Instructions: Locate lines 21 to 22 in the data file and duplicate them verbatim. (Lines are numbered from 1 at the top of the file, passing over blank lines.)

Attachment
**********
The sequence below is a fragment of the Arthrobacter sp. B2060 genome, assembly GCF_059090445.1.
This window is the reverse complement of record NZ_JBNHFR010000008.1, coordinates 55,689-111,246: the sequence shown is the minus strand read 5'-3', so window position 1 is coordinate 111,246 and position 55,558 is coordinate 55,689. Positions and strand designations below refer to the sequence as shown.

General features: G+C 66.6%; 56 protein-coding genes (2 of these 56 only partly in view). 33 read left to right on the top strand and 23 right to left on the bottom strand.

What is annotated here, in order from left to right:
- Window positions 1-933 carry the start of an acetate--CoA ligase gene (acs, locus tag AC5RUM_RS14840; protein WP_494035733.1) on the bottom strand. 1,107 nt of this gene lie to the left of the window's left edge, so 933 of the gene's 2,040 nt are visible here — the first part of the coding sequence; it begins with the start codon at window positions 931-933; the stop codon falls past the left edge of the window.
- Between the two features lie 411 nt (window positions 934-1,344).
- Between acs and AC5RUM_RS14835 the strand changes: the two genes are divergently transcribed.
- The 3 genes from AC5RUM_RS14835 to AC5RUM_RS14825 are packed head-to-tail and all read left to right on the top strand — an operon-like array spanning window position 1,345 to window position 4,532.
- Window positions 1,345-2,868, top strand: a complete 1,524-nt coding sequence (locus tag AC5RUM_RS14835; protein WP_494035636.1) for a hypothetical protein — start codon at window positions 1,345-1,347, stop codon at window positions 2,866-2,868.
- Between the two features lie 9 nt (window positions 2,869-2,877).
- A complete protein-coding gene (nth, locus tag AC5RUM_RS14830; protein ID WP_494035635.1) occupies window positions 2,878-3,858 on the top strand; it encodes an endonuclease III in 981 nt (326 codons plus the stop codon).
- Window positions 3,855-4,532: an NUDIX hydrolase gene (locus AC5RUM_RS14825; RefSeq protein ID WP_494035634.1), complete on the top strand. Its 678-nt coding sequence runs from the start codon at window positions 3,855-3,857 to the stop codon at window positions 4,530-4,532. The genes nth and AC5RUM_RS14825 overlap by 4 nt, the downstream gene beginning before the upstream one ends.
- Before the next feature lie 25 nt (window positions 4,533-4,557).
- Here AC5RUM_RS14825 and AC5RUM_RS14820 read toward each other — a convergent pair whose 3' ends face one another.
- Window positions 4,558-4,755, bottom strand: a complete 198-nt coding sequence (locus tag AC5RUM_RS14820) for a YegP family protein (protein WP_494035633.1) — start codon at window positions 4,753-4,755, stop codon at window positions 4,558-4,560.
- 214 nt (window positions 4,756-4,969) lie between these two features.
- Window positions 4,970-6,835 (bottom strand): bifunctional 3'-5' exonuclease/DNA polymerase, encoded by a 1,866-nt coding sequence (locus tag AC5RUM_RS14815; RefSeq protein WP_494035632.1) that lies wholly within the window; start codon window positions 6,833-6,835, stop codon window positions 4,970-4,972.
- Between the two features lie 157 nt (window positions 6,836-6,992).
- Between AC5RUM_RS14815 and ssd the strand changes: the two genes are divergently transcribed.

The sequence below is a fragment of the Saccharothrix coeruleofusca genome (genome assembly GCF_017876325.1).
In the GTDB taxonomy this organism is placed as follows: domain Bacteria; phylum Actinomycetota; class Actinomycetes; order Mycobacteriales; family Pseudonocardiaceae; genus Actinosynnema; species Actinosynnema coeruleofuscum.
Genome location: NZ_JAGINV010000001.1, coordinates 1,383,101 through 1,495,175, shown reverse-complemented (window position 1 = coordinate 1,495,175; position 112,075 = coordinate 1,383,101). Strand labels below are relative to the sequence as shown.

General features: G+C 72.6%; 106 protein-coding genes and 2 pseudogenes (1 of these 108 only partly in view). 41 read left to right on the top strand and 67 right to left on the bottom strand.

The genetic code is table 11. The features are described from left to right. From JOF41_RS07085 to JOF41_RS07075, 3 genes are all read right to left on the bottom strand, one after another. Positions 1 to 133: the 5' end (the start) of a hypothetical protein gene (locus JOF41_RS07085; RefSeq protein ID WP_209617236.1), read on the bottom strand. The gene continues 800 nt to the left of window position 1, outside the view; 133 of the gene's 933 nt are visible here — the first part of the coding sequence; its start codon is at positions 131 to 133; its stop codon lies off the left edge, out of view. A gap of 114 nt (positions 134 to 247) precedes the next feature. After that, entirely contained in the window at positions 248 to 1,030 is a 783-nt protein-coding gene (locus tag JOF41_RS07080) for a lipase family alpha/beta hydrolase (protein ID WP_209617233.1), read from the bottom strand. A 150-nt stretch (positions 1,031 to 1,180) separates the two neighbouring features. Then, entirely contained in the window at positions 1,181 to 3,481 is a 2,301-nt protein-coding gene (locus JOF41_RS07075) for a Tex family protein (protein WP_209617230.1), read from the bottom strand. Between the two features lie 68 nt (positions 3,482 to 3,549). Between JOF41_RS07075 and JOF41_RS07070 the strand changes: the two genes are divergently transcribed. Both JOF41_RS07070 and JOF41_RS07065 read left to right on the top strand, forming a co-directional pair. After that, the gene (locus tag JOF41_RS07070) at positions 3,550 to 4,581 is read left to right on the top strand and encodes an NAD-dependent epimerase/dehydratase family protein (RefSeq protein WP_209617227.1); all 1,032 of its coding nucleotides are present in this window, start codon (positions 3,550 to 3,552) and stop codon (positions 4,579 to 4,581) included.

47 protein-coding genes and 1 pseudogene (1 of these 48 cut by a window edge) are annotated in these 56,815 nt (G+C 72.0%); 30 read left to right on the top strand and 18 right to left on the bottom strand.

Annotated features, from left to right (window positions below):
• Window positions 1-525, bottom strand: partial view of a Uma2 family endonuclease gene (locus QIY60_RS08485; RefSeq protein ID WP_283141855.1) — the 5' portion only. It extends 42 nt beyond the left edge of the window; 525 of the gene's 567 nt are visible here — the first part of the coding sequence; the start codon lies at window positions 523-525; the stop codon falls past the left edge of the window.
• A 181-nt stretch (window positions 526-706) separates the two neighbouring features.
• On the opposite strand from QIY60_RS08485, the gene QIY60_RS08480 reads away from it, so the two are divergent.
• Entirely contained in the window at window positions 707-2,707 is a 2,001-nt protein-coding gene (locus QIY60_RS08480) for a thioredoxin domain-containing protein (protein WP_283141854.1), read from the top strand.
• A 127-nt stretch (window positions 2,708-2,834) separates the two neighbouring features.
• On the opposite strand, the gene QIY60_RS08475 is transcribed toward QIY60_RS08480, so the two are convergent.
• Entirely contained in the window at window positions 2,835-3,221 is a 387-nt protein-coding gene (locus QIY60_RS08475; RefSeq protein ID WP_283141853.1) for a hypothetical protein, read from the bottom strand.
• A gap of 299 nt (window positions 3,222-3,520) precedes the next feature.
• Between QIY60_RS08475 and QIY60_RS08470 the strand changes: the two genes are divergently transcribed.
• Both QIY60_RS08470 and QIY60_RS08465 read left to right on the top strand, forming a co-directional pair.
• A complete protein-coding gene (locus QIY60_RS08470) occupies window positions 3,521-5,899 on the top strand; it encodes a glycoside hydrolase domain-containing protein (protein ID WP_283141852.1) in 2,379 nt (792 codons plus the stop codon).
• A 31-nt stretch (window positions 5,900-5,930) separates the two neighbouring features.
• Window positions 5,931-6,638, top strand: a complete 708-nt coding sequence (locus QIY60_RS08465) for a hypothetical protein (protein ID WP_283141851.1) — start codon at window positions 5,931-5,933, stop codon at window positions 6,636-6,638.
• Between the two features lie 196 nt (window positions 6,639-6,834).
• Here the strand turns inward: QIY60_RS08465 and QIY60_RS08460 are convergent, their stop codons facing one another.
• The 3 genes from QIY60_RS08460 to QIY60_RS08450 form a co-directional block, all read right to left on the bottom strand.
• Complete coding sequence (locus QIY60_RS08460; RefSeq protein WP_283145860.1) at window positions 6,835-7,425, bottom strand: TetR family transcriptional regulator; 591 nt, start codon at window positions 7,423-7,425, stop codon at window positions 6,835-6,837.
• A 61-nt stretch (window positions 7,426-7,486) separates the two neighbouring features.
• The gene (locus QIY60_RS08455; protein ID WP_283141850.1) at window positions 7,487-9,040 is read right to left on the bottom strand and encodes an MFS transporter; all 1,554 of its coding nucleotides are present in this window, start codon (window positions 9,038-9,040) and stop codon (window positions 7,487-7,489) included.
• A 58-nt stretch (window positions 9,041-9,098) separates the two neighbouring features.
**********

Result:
In the GTDB taxonomy this organism is placed as follows: domain Bacteria; phylum Actinomycetota; class Actinomycetes; order Mycobacteriales; family Pseudonocardiaceae; genus Actinosynnema; species Actinosynnema coeruleofuscum.
Genome location: NZ_JAGINV010000001.1, coordinates 1,383,101 through 1,495,175, shown reverse-complemented (window position 1 = coordinate 1,495,175; position 112,075 = coordinate 1,383,101). Strand labels below are relative to the sequence as shown.